January 2016

Kouassi-Ba went the rounds like one of the three kings, and with his black hand distributed a gold bar to each of the men. (...) Old Eloi lifted his and waved it in the air. "You have made a mistake, Monsieur le Comte. I am not one of your men. I just happened to come along and stayed. You don't owe me anything." "You are the labourer of the eleventh hour, you old pirate," Joffrey de Peyrac replied. "Do you know your Bible? Yes you do. Well then, think of what it says and hang on to what people offer you. You can get yourself a new canoe and enough goods to barter for two years, so you can come back with all the furs in the west. All your rivals will choke with jealousy...." (Golon, Sergeanne. The Countess Angélique. Ontario: Pan Books, 1968, p. 419 and 420)

December 2015

Madame de La Vaudière triumphed. "That's exactly what I thought! Mr. de Peyrac is with the Jesuits." (...) It seemed Mrs. de la Vaudière is familiar with this place, and completely fearless. She was not impressed by the tiled porch, like Angélique. There were only some chairs, a large crucifix on the wall and a holy water stoup right of the door. Bérengère-Aimée dipped the tips of her fingers into it, with a mixture of informality and humility, which had to be regarded as a masterpiece of feminine grace and hypocrisy. She had an undeniable charm, and concurrently a cheery and pious daring, that is shown by some angels; by those who are surrounding the throne of the Almighty, and whose only job is just bringing somewhat of roguish touch there. (Golon, Anne - Golon, Serge. Angélique in Québec. A translation from the Slovak language)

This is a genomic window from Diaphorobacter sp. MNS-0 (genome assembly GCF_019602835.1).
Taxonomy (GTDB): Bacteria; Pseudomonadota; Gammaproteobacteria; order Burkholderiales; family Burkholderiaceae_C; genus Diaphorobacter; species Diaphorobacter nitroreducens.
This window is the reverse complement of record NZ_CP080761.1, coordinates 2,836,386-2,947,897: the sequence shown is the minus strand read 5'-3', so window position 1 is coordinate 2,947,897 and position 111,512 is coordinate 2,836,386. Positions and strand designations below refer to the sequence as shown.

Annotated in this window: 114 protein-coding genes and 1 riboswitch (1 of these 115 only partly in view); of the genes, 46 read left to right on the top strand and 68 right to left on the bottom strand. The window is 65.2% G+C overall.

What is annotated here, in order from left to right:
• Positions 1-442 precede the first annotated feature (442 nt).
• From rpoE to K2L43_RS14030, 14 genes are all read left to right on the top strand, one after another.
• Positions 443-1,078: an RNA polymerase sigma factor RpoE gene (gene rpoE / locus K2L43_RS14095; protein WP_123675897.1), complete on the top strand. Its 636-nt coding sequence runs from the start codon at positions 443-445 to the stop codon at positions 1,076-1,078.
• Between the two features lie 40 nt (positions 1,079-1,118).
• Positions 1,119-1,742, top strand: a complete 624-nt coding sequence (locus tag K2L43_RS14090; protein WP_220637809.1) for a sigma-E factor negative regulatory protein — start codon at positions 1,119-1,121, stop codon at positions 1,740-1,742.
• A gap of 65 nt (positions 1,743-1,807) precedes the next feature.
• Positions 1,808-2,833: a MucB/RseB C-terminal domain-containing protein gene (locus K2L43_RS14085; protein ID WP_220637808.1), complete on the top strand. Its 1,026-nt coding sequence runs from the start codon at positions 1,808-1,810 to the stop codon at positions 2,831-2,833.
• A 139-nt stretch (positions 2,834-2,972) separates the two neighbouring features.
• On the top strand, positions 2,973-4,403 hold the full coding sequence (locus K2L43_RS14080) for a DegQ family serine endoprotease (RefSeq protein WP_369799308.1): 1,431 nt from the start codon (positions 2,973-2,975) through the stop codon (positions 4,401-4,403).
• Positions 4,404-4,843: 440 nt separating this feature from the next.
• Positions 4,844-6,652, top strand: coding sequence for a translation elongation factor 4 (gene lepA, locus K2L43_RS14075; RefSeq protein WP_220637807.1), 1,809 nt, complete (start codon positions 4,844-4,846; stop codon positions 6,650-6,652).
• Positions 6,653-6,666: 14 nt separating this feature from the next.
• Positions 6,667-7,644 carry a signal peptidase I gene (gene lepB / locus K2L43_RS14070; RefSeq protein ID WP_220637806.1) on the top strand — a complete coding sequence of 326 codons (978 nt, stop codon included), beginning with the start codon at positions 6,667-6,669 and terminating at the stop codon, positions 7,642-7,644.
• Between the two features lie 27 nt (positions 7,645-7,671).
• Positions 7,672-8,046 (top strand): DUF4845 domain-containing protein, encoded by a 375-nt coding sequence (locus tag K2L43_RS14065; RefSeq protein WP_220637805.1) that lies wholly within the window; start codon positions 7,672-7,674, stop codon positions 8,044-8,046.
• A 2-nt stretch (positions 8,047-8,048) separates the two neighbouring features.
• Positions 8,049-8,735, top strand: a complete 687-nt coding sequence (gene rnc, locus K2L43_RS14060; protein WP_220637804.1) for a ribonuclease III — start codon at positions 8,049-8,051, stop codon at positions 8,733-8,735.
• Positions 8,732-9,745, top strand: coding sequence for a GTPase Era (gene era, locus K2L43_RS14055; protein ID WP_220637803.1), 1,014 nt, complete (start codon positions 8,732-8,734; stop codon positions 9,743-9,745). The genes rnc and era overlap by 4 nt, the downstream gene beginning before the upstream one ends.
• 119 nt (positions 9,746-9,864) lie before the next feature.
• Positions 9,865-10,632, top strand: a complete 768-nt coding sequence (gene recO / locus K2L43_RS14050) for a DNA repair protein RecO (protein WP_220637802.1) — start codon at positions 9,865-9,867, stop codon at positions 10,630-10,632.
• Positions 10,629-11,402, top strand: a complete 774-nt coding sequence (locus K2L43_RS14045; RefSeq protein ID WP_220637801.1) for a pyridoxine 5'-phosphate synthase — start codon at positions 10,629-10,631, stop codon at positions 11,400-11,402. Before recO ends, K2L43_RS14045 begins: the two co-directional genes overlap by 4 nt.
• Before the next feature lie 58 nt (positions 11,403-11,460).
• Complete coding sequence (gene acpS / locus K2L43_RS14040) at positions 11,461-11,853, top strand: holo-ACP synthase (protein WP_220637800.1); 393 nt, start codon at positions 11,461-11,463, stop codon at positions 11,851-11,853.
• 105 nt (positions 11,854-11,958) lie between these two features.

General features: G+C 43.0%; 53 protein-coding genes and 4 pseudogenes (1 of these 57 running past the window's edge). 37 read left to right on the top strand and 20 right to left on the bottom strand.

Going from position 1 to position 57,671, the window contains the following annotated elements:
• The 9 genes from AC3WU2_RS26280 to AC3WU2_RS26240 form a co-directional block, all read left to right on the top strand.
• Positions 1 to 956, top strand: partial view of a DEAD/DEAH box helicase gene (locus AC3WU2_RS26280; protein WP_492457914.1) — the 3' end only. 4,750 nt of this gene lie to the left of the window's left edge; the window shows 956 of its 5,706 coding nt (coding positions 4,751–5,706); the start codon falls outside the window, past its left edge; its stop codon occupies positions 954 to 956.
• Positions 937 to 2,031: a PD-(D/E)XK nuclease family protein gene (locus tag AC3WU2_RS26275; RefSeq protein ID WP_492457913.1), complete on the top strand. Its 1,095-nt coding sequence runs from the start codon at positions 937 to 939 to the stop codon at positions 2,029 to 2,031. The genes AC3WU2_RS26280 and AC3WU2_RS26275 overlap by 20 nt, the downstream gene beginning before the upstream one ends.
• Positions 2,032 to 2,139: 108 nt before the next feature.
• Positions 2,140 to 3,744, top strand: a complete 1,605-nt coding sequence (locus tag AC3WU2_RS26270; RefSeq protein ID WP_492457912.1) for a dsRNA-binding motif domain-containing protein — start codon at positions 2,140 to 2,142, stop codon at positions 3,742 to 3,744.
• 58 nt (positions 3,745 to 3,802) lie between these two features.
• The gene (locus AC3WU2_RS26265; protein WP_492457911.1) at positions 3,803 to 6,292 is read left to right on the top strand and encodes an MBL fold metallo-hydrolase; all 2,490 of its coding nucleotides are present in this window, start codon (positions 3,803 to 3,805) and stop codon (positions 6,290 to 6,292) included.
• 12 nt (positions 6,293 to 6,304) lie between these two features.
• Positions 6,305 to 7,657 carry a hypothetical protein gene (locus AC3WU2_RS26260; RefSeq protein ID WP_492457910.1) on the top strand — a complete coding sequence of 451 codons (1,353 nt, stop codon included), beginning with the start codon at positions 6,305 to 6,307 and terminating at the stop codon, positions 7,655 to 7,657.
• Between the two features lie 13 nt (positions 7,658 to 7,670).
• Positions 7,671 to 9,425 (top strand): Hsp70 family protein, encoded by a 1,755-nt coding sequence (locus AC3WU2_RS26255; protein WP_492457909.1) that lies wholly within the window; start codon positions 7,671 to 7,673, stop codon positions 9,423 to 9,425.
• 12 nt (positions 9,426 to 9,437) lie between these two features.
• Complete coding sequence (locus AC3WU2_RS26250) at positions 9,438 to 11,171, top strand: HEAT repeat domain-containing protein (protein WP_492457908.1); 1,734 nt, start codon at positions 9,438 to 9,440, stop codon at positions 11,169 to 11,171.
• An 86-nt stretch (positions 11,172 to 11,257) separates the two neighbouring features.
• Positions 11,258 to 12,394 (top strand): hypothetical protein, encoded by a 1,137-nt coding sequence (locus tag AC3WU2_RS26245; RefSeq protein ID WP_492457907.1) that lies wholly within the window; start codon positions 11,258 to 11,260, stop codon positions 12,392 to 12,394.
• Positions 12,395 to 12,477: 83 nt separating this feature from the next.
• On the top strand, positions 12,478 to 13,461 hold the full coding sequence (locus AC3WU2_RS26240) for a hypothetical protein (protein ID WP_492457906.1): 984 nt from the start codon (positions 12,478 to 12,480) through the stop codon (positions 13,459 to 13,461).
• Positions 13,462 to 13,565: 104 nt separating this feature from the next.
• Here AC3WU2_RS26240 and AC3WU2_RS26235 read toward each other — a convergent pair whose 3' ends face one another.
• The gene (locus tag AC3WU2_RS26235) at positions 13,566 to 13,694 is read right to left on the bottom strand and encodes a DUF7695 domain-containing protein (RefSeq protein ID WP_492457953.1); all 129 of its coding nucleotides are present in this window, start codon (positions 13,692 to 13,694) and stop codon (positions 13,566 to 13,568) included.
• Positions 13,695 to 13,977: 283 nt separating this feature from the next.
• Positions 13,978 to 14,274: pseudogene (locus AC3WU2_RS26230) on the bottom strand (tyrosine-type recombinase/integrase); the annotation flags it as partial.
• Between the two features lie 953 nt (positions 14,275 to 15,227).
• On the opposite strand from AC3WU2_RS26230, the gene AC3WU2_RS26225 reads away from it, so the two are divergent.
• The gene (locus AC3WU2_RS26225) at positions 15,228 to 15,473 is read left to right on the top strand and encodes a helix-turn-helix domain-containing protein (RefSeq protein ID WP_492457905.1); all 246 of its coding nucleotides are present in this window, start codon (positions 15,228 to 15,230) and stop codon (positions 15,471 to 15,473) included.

November 2015

They all felt equally reassured and excited by this fairy-tale stories, the same way how flourished in them the crystal clear diamond-hard soul of provinces. In silence, they were aware of the bliss of this thick protective wall around them, the true valour of the old building, which loomed like a black rocky island in the darkness, between the two original elements of creation, the water of the marshes in the former sea bay, from where the brackish depths of the ocean have withdrawn, and the gentle ruffling of the huge Celtic Forest, which covered the headlands at the end of the world. (Golon, Anne. Angélique l’Intégrale: Die junge Marquise. A translation from the German language)

October 2015

She had lost none of her zest for living. This was a constant wonder to her, and she secretly thanked God that her trials had not broken her spirit. She still had the enthusiasm of a child. She had seen far more of life than most young women of her age, yet had been less disillusioned by the world. And like a child she could still get a wondrous excitement out of little things. If you've never known what it is to be hungry, how can you savour the taste of a piece of warm fresh bread? And once you've walked barefoot over the cobblestones of Paris only at last to own pearls like these, how can you doubt that you're the happiest woman in the whole wide world? (Golon, Sergeanne. Angélique and the King. London: Pan Books, 1968, p. 14-15)

September 2015